Some NICUs have a March of Dimes NICU Family Support project, which provides information and comfort to families with a baby in newborn intensive care. For information and resources, visit the Web site for NICU Family Support.
Parents also can visit Share Your Story, an online community for families who have or have had a baby in the NICU, including families who have experienced a loss.
Grieving parents can see or hold their baby after death. Some parents may find this comforting, but others may feel this is too upsetting. Parents should do what feels right to them. Providers may ask if the parents want certain mementos of their baby, such as a lock of hair, footprints, photos or a receiving blanket. Even if looking at these things around the time of death is painful, parents may eventually treasure these remembrances. Hospital staff also may provide information on options for burial or memorial services.
The baby’s doctors can tell parents what is known about the cause of the baby’s death. They may suggest an autopsy (internal examination after death) to find out more. An autopsy reveals new information about why the baby died in more than one-third of all cases. This information can be helpful for parents when they are planning another pregnancy and could possibly improve care in a future pregnancy.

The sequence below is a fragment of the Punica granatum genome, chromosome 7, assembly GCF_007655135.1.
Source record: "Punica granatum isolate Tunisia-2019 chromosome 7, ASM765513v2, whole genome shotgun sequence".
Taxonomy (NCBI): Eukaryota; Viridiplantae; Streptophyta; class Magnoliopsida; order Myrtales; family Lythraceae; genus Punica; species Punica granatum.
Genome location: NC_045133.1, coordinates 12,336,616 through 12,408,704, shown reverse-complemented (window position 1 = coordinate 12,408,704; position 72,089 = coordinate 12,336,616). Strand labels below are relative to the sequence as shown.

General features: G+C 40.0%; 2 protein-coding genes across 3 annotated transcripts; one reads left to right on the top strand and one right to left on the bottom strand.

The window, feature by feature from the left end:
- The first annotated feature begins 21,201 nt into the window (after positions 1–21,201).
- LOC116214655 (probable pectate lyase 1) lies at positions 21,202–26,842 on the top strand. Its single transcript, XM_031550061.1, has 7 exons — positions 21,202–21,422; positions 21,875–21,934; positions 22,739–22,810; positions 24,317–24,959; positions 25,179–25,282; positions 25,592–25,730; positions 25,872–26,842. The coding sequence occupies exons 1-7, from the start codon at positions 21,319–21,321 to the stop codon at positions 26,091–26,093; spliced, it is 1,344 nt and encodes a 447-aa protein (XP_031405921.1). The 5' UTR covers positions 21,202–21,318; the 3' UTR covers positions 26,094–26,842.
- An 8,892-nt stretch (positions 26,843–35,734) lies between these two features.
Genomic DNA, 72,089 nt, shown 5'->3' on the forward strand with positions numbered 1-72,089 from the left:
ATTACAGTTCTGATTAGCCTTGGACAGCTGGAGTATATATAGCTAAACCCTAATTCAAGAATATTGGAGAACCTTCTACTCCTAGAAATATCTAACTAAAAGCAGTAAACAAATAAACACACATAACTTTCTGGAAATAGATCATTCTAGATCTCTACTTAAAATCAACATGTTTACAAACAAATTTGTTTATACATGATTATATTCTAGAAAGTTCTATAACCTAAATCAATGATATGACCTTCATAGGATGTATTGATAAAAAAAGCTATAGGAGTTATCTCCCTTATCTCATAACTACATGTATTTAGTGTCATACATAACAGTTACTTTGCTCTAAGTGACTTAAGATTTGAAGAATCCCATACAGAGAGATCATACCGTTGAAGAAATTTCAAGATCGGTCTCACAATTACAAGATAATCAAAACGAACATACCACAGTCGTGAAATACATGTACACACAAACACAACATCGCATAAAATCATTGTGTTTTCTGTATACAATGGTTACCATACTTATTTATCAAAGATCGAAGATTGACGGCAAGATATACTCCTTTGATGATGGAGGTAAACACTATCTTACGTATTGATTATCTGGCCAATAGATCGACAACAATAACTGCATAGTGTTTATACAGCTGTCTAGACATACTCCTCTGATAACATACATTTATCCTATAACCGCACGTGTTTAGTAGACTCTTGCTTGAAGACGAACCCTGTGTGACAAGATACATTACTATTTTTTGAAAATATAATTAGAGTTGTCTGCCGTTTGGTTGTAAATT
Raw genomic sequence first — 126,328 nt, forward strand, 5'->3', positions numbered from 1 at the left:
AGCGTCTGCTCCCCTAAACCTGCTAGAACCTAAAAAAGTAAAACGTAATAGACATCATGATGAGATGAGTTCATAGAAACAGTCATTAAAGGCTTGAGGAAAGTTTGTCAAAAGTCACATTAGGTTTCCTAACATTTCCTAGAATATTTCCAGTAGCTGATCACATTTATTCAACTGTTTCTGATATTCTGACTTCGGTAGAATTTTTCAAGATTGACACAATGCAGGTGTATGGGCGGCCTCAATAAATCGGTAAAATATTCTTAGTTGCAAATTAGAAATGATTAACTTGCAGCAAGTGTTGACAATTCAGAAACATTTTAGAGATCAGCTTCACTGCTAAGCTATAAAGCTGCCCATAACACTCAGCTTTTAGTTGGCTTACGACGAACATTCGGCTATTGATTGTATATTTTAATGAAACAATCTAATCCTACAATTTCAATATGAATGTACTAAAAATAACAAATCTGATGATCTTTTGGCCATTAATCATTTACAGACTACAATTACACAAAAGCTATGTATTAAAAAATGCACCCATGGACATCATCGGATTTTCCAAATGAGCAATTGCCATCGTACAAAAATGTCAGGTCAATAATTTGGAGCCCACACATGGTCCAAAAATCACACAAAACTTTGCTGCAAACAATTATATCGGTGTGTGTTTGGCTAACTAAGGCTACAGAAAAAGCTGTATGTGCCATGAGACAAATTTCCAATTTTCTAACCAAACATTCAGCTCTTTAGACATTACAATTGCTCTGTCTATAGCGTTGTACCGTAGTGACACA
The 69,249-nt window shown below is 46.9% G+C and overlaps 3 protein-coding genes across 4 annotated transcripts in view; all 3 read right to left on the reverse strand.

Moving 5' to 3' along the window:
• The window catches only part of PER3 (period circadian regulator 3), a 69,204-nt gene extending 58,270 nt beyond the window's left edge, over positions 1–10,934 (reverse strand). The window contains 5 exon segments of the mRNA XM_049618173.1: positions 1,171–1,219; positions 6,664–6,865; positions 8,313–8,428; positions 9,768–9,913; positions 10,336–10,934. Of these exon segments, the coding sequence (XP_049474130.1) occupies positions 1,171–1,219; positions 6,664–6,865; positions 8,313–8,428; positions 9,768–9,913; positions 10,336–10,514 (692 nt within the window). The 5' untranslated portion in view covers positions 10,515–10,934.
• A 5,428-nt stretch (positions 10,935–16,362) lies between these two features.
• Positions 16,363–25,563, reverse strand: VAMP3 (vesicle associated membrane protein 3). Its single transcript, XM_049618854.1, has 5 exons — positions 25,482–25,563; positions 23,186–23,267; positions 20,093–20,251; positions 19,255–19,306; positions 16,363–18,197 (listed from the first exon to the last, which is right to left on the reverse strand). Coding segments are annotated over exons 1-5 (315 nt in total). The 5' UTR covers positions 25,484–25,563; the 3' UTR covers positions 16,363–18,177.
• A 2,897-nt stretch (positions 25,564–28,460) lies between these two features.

Some parents are not comfortable with an autopsy and may choose not to have one. In these cases, other tests can help determine why the baby died. These tests include X-rays, an examination of the placenta and umbilical cord, and genetic tests. Some of these tests also are done along with an autopsy.
The doctors who cared for the newborn usually meet with the parents about 4 to 6 weeks after the baby’s death to discuss test results. At this time, they can answer the parents’ questions in detail. Doctors also can refer the family to counselors or support groups.
Parents whose baby had a birth defect should consider consulting a genetic counselor. These health professionals help families understand what is known about the causes of a birth defect and the chances that future babies could have the same birth defect. Genetic counselors can provide referrals to medical experts, as well as to appropriate support groups in the community. Genetic counseling is available at most large medical centers and teaching hospitals. To find a genetic counselor in their area, individuals can ask their health care provider or go to the Web site of the National Society of Genetic Counselors.
Most common questions
How can you help your partner grieve the loss of your baby?
When your baby dies at or after birth